Maximus Maximus - 7 months ago 9
HTML Question

Absolutely positioned element is scrolled with content, why?

I have the following setup: (try scrolling the content)

HTML

<div class="wrapper">
<div class="backdrop"></div>
<div class="content">
1<br>
2<br>
3<br>
4<br>
5<br>
6<br>
7<br>
</div>
</div>


CSS:

.wrapper {
height: 100px;
overflow: auto;
border: 1px solid black;
position: relative;
}

.backdrop {
position: absolute;
top:0;
left: 0;
bottom:0;
right: 0;
background: red;
}


The problem is that backdrop for some reason is scrolled top with the content. Why is this happening? I was expecting the backdrop to remain still since it's positioned relative to the wrapper borders, not content's.

Answer

The scrollable area is defined by the wrapper via its overflow: auto declaration. Since wrapper serves as the containing block for both the content and the backdrop (due to position: relative), this causes both elements to scroll together. In other words, this is due to both overflow: auto and position: relative on the same parent element, working in tandem.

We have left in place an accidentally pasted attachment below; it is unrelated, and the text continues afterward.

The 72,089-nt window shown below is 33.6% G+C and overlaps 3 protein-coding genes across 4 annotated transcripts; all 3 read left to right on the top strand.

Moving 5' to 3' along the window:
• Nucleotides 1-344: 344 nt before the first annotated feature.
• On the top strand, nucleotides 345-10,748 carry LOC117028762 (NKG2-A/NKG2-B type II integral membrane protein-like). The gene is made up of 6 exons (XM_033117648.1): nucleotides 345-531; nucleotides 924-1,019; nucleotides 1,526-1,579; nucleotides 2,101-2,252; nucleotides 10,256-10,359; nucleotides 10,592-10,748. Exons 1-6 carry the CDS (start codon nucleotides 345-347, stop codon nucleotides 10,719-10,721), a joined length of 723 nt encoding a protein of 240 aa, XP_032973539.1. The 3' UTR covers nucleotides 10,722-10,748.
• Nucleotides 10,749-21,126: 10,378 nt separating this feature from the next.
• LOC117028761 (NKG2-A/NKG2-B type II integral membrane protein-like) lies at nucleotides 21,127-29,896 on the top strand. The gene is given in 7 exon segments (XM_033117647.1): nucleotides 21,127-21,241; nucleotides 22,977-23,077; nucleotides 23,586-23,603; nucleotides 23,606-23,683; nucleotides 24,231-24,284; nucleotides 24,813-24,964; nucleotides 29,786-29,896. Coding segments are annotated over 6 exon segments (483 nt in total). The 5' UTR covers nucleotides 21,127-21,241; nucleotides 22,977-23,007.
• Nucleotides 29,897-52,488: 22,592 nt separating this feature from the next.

Note that absolute positioning does not make an element immune to scrolling; when an absposed element does not appear to scroll, that is simply because its containing block does not scroll, and whatever is scrolling apart from the absposed element is some other element that is not its containing block. That is not the case in your setup. See the last example in section 11.1.1 of the spec for another example of this.